One restriction of the Colossal Castle Contest is that you’re limited to three pictures per entry. Many builders post a second folder of pictures to show off additional details and angles, but no such luck with Gork‘s entry, a castle called Blondel. Here’s hoping Gork will post a lot more later, because I certainly like what I see so far — especially the bridge and the wooden part of the structure.
Don’t miss all three of Gork’s CCCV entries.
Tom Sneller‘s entry for the “Castle Spaces” category in this year’s Colossal Castle Contest flying furniture, beautiful stained glass, and some seriously scared guards.
Read more and discuss Tom’s creation in his thread on Classic-Castle.com.
Mark Stafford‘s latest steampunk creation proves that steampunk doesn’t have to be all browns and grays.
As “Armothe,” Kyle Peterson may be best known as one half of the team behind BrickForge, but he’s also a great minifig customizer in his own right. His latest set of figs is from Monty Python and the Holy Grail. From Arthur and Sir Bedevere (above) to Launcelot and Robin (below), the gang’s all here.
Check out Kyle’s Flickr photostream for more, including Galahad, Gawain, and my favorite, a French Knight:
“Now go away, or I shall taunt you a second time!”
Apparently, the late writer Norman Mailer was a LEGO fan of sorts. You can see him here in his New York apartment with his large LEGO sculpture in the background:
Apparently, Mailer built “a vast Lego city, incorporating some 15,000 pieces, known as the city of the future, seeming to take as much pride in it as in any of his other creations.”
According to architecture writer Lynn Becker, Mailer’s LEGO creation appears as the frontispiece in his 1966 book Cannibals and Christians:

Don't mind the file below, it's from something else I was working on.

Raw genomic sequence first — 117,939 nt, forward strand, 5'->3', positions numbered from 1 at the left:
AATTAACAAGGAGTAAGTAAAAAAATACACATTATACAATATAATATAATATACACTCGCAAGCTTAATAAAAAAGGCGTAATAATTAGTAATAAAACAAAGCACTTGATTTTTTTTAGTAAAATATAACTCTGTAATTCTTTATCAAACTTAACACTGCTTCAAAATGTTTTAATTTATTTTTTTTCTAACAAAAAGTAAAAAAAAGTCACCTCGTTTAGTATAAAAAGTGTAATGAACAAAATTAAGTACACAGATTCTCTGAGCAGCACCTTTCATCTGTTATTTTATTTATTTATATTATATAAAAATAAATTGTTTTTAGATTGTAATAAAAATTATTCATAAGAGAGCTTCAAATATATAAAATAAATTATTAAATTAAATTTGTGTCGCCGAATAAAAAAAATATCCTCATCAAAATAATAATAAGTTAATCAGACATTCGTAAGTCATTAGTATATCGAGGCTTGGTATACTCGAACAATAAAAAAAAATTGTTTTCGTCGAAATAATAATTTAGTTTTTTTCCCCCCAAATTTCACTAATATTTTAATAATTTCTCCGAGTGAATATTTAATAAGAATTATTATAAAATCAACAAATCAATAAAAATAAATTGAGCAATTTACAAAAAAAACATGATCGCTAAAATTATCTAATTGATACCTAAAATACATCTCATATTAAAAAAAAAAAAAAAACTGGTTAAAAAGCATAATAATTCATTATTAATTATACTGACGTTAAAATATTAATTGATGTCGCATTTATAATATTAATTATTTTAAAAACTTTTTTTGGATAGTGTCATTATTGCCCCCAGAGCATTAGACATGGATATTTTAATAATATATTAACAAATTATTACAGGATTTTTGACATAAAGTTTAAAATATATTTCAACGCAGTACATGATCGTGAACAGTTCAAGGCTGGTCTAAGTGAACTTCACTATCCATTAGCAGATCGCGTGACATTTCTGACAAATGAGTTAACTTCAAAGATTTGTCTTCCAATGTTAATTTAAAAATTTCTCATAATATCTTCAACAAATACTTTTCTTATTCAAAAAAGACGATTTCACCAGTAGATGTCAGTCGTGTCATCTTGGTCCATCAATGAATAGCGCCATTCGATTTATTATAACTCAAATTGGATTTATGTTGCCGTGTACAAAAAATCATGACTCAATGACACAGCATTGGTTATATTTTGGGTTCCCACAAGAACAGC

So not only is this LEGO creation by one of the leading writers of the past 50 years, it’s built from vintage LEGO! Just the thing to expand my selection of basic bricks. I bet they’d need a good dusting, though…
Check out our previous post about writer Douglas Coupland’s LEGO obsession.
(Via KyleSmithOnline.com, with a tip from reader James Lucas Jones.)
The minifig-scale Droideka (or Destroyer Droid) in official LEGO sets kind of balls up, but not really. hyf326 has built a fully functional Droideka from Bionicle. Okay, it doesn’t actually roll around and go “pew pew!” Still cool though.
Via Brick Blogue.
Matija Puzar announced back in September that he had completed his LDraw design for a LEGO version of the Croatian National Theater.
As impressive as the design may have been, the actual creation is just plain gorgeous. The capitals on the columns are particularly beautiful.
Thanks to Brick Town Talk for pointing me to the real thing.
My favorite entry so far in Mike Yoder’s Fanboy Cover Contest on Classic-Space.com is Andrew Lee‘s microscale interpretation of Dan Jassim‘s Regent.
Here’s the original, with builder for scale:
Sekiyama (blog) is one of those builders I run very hot and somewhat cold for but this loco is most definitely hot. It even has working pistons (although some cutting may be involved) and gorgeous innards. Check out those arched windows too, tres bien.
EC40 was manufactured by Allgemeine Germany in 1912.She was the first electric locomotive in JNR.She was sold to private railway back_Keifuku TeKi512, and used until 1970.
Well that’s enough of his description, enjoy this wonderful and working creation.
That’s right, Aaron (Darkspawn) created a scene of a majestic bathhouse, but the royal atmosphere was quickly contaminated by two naked knights crashing in on the princess’ “me” time.